BlackRock will this week kick off third-quarter earnings season for a fund management industry where the widening gap between its winners and losers has unleashed a wave of consolidation.
Asset manager Eaton Vance was last week sold to Morgan Stanley in a $7bn deal, underlining how midsized fund managers are scrambling to be absorbed by larger groups or combining with peers in an effort to secure the scale required to compete with the likes of BlackRock and Vanguard.
The relentless pressure on fees across the industry from the popularity of cheaper passive investment products has crushed margins and accelerated consolidation efforts.
BlackRock, the world’s largest fund manager with $7.3tn in assets, has benefited and exploited these industry trends, particularly during the pandemic. Its shares have risen 20.4 per cent this year as the eight-member S&P Asset Management index has dropped 3.4 per cent. Shares in Baltimore-based T Rowe Price, another of the larger asset managers, are up 15.4 per cent.
“Two things drive the share price performance of asset managers, organic growth and strong margins. BlackRock and T Rowe have that,” said Greggory Warren, sector strategist at Morningstar. “People are willing to pay up for it,” he added.
BlackRock’s Aladdin risk management system, unrivalled by competitors, has also helped diversify its revenues with attractive subscription-based fees. In March, BlackRock was controversially awarded a contract from the Federal Reserve to buy bonds, including its own fixed income exchange traded funds.
Mr Warren expects third-quarter results, which begin with BlackRock on Tuesday, will lay bare the severity of the challenges confronting the mid-tier and smaller asset managers. Those pressures risk being compounded this quarter should financial markets pull back as the US economy faces more disruption from the pandemic.
Analysts at KBW expect investors will focus “on expense trends, each manager’s ability to combat a still challenged flow and revenue outlook, and managements’ view of strategic M&A”.
The coronavirus crisis has deepened the plight of midsized asset managers already struggling to distinguish themselves both from bigger rivals that benefit from scale as well as smaller niche players, said Michael Spellacy, global head of capital markets for consultancy Accenture.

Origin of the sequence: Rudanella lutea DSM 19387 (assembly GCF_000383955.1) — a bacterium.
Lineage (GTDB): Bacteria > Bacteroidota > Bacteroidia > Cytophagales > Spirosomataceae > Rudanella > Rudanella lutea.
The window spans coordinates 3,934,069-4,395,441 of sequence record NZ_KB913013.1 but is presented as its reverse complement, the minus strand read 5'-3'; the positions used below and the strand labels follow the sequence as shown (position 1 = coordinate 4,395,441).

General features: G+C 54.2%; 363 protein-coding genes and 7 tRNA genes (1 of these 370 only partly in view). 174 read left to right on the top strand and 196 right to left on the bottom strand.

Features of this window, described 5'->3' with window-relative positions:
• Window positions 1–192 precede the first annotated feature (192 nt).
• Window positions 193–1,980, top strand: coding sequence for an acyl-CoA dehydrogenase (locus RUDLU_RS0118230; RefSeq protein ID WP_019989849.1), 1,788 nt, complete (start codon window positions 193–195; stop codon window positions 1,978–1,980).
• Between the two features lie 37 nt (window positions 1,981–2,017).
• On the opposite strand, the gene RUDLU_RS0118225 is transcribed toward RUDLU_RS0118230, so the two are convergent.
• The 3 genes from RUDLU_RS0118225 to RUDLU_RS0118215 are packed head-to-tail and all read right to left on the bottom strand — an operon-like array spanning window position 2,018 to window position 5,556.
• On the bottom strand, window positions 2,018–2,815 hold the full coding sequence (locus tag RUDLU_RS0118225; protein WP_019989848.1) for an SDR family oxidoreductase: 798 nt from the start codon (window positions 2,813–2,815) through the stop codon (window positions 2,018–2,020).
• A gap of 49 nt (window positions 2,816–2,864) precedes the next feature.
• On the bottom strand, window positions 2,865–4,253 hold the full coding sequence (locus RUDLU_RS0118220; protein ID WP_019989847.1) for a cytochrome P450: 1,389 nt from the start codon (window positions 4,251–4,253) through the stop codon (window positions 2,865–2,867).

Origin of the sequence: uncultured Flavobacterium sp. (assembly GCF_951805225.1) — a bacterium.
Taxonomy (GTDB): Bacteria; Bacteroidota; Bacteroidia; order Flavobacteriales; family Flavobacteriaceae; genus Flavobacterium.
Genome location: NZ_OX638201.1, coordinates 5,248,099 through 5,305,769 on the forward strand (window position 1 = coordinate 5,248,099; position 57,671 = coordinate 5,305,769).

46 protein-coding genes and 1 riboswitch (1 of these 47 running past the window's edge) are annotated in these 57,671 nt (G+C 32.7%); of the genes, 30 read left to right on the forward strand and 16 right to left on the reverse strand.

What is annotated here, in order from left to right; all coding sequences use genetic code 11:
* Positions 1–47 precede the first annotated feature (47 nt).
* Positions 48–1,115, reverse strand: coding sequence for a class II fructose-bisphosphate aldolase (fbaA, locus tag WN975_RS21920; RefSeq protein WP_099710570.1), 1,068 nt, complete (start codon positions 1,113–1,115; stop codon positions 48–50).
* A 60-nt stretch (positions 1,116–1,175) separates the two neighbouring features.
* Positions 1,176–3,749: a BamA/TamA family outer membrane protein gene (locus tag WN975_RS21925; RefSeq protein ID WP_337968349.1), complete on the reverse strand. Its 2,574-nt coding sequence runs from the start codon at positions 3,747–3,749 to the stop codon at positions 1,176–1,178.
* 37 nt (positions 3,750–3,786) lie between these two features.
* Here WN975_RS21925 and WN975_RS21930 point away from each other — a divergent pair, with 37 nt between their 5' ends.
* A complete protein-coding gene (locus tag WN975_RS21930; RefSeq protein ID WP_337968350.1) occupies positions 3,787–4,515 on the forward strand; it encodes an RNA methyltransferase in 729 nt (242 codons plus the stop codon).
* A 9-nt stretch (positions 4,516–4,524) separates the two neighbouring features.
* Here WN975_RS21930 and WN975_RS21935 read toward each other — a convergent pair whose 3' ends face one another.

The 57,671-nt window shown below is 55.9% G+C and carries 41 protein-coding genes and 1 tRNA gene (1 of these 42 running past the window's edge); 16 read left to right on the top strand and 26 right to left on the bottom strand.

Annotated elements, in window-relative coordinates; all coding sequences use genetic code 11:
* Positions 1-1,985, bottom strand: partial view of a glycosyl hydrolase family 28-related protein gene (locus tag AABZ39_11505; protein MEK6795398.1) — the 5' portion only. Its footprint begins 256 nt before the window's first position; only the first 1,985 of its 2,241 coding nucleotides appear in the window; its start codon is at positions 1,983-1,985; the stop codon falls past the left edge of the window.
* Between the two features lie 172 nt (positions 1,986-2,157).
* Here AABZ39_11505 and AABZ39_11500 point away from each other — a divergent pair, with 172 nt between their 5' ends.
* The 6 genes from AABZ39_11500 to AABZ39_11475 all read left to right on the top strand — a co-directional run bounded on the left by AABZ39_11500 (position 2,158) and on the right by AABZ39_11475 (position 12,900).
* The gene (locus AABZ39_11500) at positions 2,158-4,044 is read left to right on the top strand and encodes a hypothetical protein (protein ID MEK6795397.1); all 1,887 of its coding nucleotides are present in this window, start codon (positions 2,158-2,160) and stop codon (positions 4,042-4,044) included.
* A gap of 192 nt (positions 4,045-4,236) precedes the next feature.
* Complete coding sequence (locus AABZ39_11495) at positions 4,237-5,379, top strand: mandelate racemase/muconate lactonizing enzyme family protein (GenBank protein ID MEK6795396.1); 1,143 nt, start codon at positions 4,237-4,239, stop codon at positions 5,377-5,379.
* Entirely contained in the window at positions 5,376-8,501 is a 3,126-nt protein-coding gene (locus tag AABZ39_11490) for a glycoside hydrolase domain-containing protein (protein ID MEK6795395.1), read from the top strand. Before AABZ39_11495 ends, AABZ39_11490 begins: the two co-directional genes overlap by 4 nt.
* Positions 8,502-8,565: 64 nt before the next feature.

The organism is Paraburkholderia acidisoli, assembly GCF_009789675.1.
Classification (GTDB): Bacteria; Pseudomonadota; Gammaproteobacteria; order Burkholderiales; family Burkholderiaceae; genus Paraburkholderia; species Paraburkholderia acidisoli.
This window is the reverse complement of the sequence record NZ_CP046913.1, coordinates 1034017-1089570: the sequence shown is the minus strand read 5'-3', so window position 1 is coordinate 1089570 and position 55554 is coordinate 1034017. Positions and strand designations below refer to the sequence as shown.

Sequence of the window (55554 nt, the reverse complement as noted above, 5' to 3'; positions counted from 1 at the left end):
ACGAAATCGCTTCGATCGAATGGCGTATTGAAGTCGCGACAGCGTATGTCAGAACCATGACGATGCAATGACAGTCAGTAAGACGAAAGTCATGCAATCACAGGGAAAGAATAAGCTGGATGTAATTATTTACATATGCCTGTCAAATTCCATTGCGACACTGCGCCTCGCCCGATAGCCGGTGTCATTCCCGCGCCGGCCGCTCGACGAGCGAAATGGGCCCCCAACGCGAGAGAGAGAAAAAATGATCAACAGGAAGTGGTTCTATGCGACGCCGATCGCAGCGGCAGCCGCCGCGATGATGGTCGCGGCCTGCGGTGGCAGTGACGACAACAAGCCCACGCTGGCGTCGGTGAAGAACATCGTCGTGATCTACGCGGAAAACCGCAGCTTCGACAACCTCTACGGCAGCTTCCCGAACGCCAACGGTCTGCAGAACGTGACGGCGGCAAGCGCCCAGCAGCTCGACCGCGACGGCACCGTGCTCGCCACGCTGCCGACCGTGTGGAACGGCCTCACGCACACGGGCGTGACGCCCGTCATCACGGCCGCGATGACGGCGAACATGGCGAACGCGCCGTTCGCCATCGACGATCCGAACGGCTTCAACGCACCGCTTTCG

“There is a continued divergence between the winners and those barely surviving,” he said. “You’re seeing the middle being acquired or shrinking.”
The industry was already animated by the prospect of more consolidation even before Morgan Stanley’s swoop on Eaton Vance. At the start of October, Trian, the activist fund run by Nelson Peltz, disclosed stakes of almost 10 per cent in both Janus Henderson and Invesco. Asset manager Legg Mason, another of Trian’s investments, was acquired by Franklin Templeton earlier in the year.
“We are in the early innings of a consolidative phase,” said Mr Warren, pointing out this was unfolding both through M&A but also within groups as fund managers combine products.
Analysts note that Morgan Stanley’s acquisition of Eaton Vance stands out for its high valuation, which may not be repeated in future deals.
KBW estimates Morgan Stanley paid in the region of 17.2 times their 2020 EPS estimate of $3.29 for Eaton Vance and 13.4 times its forecast for ebitda of $560m.
Robert Lee at KBW said the high valuation for Eaton Vance reflected its “unique product mix, competitive positioning, and long-term record of positive organic revenue growth.” He expected “normal” deal multiples for a traditional manager without Eaton Vance’s attributes may be closer to 8 to 9 times a target’s ebitda.